Diary of a one-year-old: 16 months

I didn’t think it was possible but as time goes on I feel like I love her even more. The feelings I have for her are incredible. They’re scary. They scare me. I’m like a raging tiger mother – I would kill for her. When she hurts herself (which is often) I can hear her cries behind cement walls and plasterboard. They sear through my brain, sending adrenalin to my limbs and I am by her side without seconds.

‘What happened, are you ok, let me see, oh poor thing.’ And then I swaddle her and she cuddles into me and I distract her or pop a dummy in her mouth. I do anything to stop her crying and make her laugh. Her crumpled face pains me. I cannot stand to see her hurt.

She seeks me out now for comfort. She comes looking for me, to cuddle. To run into my arms. She will sit on top of me watching TV and if she’s tired, rest her head on my chest. In these moments, I almost cry. They are the most perfect mother moments you could ever have. I think this is what it’s all about.

The difference between now and some months ago is monstrous. We are chilled. Everything’s cool. Yeah, yeah, we say, as she hauls herself up onto a wooden stool and balances on one leg, wobbling. Other family cry out and rush to her side. We don’t flitter an eyelid. She does this a hundred times a day. Trying to stop her is futile. Climbing is her THING. And who are we to deny her?

She has become very skilled now with her movements. The high chair was packed away long ago and she stands on a kitchen chair at the table, eating, playing with crayons, reaching for what’s in reach. She pushed the chair over to the counter one day and now she knows how to connect things together to get what she wants. And she wants everything. Dare to snatch something away from her and she will hit you with an ear-piercing scream, so loud you might just hand it straight back.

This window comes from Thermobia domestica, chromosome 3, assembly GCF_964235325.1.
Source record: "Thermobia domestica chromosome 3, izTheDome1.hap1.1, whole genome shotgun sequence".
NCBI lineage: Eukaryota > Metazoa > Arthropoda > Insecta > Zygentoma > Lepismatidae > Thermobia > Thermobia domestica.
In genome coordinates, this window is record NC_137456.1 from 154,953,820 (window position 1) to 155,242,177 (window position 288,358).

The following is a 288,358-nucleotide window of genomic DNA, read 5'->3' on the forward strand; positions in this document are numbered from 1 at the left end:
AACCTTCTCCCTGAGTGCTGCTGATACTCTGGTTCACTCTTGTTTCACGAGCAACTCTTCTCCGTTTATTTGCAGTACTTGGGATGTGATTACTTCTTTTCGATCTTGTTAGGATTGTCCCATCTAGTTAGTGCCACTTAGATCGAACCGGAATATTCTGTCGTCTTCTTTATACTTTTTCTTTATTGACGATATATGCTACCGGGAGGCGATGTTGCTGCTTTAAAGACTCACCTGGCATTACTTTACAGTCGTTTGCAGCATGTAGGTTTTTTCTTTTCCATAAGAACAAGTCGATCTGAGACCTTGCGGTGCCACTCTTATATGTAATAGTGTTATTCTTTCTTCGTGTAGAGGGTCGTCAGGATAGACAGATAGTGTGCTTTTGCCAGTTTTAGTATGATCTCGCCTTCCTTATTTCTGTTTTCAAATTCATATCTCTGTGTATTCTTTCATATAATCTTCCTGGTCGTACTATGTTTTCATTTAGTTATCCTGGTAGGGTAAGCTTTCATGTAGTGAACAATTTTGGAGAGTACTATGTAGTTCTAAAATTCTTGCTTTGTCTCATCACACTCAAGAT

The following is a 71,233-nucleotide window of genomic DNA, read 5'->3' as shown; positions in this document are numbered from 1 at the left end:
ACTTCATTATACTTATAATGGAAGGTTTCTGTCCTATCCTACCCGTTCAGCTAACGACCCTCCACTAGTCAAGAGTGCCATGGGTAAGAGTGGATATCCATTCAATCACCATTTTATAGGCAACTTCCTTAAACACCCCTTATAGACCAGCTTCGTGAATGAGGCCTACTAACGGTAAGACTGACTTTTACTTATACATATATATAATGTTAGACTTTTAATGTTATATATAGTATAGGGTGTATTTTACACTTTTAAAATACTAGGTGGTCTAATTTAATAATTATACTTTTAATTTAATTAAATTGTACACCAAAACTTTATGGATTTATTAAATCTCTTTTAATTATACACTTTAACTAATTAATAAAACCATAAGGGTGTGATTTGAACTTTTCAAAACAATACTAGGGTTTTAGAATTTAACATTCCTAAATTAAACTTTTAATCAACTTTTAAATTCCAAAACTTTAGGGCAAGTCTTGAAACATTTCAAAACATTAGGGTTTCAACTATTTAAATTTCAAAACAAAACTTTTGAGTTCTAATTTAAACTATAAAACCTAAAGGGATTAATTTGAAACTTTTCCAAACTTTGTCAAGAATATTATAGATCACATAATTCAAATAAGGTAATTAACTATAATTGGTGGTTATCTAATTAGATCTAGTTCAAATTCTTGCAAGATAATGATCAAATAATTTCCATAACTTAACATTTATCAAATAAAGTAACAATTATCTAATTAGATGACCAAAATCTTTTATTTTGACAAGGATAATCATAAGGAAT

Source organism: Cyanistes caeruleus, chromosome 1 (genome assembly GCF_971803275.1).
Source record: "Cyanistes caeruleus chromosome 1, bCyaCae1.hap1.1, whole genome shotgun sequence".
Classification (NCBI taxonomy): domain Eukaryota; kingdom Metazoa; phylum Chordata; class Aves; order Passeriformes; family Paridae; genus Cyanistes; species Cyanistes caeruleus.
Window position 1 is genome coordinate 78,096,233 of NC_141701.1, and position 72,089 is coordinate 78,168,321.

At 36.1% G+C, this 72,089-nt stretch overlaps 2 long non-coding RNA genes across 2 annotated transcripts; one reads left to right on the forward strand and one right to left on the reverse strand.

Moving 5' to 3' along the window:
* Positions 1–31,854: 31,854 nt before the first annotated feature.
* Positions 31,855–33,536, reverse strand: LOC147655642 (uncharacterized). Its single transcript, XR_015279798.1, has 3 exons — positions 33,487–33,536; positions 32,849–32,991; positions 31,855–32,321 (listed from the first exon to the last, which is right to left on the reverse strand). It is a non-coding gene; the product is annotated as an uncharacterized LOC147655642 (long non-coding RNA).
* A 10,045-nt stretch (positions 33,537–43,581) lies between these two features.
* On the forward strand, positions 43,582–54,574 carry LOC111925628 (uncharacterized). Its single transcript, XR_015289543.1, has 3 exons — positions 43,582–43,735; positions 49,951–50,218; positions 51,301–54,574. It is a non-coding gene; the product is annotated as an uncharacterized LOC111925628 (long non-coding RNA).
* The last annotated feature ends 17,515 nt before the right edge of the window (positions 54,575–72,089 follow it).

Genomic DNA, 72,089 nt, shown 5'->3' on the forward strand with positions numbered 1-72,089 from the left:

I know that we are spoiling her. We give in to all her demands. We have become those parents who give their kids everything just to shut them the hell up. I thought I would be better than this. More rules. Stricter. Standards. But you try minding a one year old 24 hours a day and see where your resolve goes.

It disappears somewhere between the toy bombed sitting room and nappy covered cot room. It melts in the laundry basket so high you think the washing machine might break. Your resolve, like your appearance, has waned. Nothing matters anymore. But her happiness.

We have a childminder now. It’s just for one day a week, but she happily toddles off and is in a state of excitement when we bring her home. Giddy. Running at the sofa and slamming into it and shouting ‘weeeeeeeeeeeee’. We have a babysitter too. We are finding ourselves again. And when we close that front door and head off into the night, I feel exactly like her, giddy, holding my arms out and running straight into the pub crying ‘weeeeeeeeeeeeeeeha.’

She still has no words. Sometimes I worry that she is behind other children, some of whom have a small vocabulary by now. But when you watch her babbling on the TV remote or holding out her little hand as you talk, mimicking your voice and gestures, you know that’s it just a matter of time before the gabble becomes good, the language is on its way.

I am so positive about the future now. It’s like we’ve come through the baby blindness and ahead of us is more joy, laughter and cuddles. I am so excited to see her grow and watch her learn. I am so proud of her. I think she is the cutest, funniest, most beautiful thing I’ve ever seen in the world. But then, I’m biased. That’s what being a Mammy is all about, isn’t it?

Here are some of the things she did this month. The list is not as long as usual, because she hasn’t been as crazy.

  • Ran to me and her Daddy who were having a hug in the kitchen. Thought she was running over to join in – group hug style. Felt a stab in leg. She had a thumb tack which she’d taken from the notice board and desperately trying to stick it into my leg. Brat.
  • Ate all the crayons. She loves them. She nibbles and chomps on them and goes ‘pbleugh’ and spits them out and looks at you to say ‘these are disgusting’ but keeps eating them anyway.
  • Punctured her tongue with her tooth by walloping her head off the cot. At the moment she has three bruises on her face, two blue and one yellow.
  • Finally let me cut her nails – I distracted her with a wind up toy after her bath. This is was a proud mammy moment, nearly as proud as giving birth!
Just chillin in ma office. Lost my hair clip. Not getting hair cut.

December Girl is now available on Audio. Visit Amazon or Audible or click on the cover below to download.

December Girl audiobook
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